Announcing Stack Overflow Documentation

We started with Q&A. Technical documentation is next, and we need your help.

Whether you're a beginner or an experienced developer, you can contribute.

Sign up and start helping → Learn more about Documentation →

I need to use two bits of the PTE to store a custom "state" value that my kernel module will use when intercepting page protection faults.

I am developing on a Galaxy Nexus which has an ARM Cortex A9 (ARM v7, I believe). Linux kernel version 3.0.31. The Linux PTE definitions are as follows (from arch/arm/include/asm/pgtable.h:

 * "Linux" PTE definitions.
 * We keep two sets of PTEs - the hardware and the linux version.
 * This allows greater flexibility in the way we map the Linux bits
 * onto the hardware tables, and allows us to have YOUNG and DIRTY
 * bits.
 * The PTE table pointer refers to the hardware entries; the "Linux"
 * entries are stored 1024 bytes below.
#define L_PTE_PRESENT       (_AT(pteval_t, 1) << 0)
#define L_PTE_YOUNG         (_AT(pteval_t, 1) << 1)
#define L_PTE_FILE          (_AT(pteval_t, 1) << 2) /* only when !PRESENT */
#define L_PTE_DIRTY         (_AT(pteval_t, 1) << 6)
#define L_PTE_RDONLY        (_AT(pteval_t, 1) << 7)
#define L_PTE_USER          (_AT(pteval_t, 1) << 8)
#define L_PTE_XN            (_AT(pteval_t, 1) << 9)
#define L_PTE_SHARED        (_AT(pteval_t, 1) << 10)    /* shared(v6), coherent(xsc3) */

Just by looking at this list of definitions, it appears that bits 3,4,5 are available, as well as bits 11 and up. However, I know that the 20 most significant bits [31:12] are used for the page number (PFN, I believe), so I can't use any of those.

Can I freely use bits [5:3] or will that create problems? I've spent hours searching for the answer to this but I can only find documentation on how Linux uses PTE bits for x86 architecture.


I have compiled a list of what I believe each PTE bit to be.

bit  0     PRESENT
bit  1     YOUNG
bit  2     MEMORY TYPES 0  B          FILE (only when not PRESENT)
bit  3     MEMORY TYPES 1  C
bit  4     AP0 
bit  5     AP1
bit  6     DIRTY
bit  7     RD_ONLY
bit  8     USER
bit  9     XN
bit 10     SHARED
bit 11     EXT_NG (no idea what this is)

bit 12     |---|
...        |PFN|
bit 31     |---|

Unfortunately I don't see a way to specify no read or write permissions, but somehow mmap with PROT_NONE still seems to work. I know how to specify read or R/W permissions, but I still need to know how to set a page to have no permissions.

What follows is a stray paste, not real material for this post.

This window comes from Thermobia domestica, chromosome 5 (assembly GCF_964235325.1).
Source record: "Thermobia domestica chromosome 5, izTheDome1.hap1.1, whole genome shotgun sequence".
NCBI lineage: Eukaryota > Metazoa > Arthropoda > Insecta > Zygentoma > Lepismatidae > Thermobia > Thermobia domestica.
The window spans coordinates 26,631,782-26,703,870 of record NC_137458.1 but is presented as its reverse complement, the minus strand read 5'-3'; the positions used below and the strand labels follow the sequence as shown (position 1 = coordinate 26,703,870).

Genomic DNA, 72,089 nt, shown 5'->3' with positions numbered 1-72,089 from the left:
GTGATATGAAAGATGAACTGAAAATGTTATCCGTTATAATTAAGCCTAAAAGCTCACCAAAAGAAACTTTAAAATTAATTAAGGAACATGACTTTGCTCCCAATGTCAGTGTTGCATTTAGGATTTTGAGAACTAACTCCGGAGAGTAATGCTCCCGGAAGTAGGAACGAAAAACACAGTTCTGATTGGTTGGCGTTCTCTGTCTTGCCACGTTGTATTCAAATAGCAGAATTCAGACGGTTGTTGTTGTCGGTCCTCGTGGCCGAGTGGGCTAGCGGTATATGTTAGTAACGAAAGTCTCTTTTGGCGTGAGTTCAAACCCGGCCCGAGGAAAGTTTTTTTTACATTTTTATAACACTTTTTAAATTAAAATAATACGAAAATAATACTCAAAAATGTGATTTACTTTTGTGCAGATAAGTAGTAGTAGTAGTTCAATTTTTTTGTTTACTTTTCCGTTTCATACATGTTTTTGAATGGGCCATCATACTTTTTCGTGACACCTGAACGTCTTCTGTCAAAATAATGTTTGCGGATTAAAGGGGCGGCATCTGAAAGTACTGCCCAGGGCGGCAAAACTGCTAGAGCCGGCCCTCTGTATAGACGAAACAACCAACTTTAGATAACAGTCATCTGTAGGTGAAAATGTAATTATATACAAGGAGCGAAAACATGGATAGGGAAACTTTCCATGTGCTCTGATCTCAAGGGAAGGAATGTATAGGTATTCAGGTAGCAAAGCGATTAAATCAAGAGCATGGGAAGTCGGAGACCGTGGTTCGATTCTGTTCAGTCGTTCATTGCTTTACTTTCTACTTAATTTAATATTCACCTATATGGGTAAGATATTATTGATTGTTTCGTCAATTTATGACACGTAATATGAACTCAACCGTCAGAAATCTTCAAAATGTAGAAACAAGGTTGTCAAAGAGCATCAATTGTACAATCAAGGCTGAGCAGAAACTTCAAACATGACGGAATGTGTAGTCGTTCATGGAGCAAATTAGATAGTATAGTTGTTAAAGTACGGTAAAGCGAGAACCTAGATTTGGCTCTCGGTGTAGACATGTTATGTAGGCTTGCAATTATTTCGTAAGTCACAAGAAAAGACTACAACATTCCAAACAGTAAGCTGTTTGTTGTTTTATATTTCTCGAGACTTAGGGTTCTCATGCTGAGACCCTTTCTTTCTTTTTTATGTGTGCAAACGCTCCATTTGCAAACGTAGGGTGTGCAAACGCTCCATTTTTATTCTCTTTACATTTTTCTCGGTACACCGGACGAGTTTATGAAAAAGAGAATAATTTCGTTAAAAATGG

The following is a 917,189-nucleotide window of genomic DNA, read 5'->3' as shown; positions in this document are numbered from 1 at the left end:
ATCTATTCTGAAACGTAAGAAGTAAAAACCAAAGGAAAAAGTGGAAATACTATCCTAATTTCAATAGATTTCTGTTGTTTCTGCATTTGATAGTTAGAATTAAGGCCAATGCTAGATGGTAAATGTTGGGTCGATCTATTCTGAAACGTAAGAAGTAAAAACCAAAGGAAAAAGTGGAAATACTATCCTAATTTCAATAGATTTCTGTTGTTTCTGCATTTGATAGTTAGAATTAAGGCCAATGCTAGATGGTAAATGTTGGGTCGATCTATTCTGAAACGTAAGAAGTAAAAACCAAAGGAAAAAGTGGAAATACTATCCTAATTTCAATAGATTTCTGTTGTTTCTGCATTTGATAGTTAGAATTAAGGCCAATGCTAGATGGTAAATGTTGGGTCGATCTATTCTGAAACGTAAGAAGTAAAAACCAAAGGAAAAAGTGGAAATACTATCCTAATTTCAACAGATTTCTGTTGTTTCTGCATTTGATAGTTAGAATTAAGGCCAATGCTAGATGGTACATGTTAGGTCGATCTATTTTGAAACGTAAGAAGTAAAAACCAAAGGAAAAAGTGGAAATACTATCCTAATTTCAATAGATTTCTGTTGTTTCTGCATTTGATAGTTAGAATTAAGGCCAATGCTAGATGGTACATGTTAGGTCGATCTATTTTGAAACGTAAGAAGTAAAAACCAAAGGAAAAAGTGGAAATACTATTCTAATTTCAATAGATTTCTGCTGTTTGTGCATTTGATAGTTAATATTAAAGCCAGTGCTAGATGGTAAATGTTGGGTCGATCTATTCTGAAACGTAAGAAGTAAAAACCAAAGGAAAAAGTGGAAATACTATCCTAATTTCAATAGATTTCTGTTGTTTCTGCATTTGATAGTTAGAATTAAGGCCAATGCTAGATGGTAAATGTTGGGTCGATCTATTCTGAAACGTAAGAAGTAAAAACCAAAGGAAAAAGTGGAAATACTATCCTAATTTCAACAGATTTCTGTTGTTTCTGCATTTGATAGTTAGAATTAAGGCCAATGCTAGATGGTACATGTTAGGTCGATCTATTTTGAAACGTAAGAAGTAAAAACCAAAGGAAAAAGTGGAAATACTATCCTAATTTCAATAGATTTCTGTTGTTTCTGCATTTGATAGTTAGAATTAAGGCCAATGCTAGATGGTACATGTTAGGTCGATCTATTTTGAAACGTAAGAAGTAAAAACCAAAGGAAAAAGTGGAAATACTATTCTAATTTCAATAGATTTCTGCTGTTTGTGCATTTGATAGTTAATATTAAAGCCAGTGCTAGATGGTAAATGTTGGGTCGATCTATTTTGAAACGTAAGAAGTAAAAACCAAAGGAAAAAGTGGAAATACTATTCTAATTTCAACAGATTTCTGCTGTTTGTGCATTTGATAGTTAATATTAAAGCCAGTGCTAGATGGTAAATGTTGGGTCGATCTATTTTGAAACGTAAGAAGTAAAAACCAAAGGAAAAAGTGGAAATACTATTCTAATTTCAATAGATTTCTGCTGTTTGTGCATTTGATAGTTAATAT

share|improve this question

migrated from unix.stackexchange.com Apr 18 '13 at 14:39

This question came from our site for users of Linux, FreeBSD and other Un*x-like operating systems.

@ott, Thanks for the link. However, I'm working with ARM Linux, and the PTE structure is much more limited than that. Currently I can differentiate between "read" and "write" permissions (using L_PTE_RDONLY), but not between "read" and "none" permissions. In fact, I'm not even sure how to specify no permissions. – Kevin Boos Apr 18 '13 at 0:17
What does the MMU documentation say about PTEs? Have you got ARM documentation or are just hoping to figure it all out from the code? – Alexey Frunze Apr 18 '13 at 16:40
I have the "ARM Architecture Reference Manual ARMv7-A and ARMv7-R edition," but I'm having difficulty interpreting it. The problem is that there seems to be a hardware PTE format and then Linux puts an additional software PTE format on top of that, where some of the software PTE bits correspond directly to the hardware PTE and some don't. I've edited my original question with what I believe to be the PTE bit layout. – Kevin Boos Apr 18 '13 at 18:41
So I have solved my problem with a different approach. Instead of trying to set/clear permission bits to mimic no permissions, I just clear the PTE and flush the TLB entry for that page. Then I added a bit of code to the page fault handler so that if a process tries to access that page, I can intercept it. Thanks to everyone for their help though! – Kevin Boos Apr 25 '13 at 7:04

You can try to clear the present bit in the pte, will that force a page fault?

share|improve this answer
Essentially, that's what I ended up doing. And yes, it does force a page fault, which Is what I needed to happen. – Kevin Boos Nov 24 '13 at 3:32

Your Answer


By posting your answer, you agree to the privacy policy and terms of service.

Not the answer you're looking for? Browse other questions tagged or ask your own question.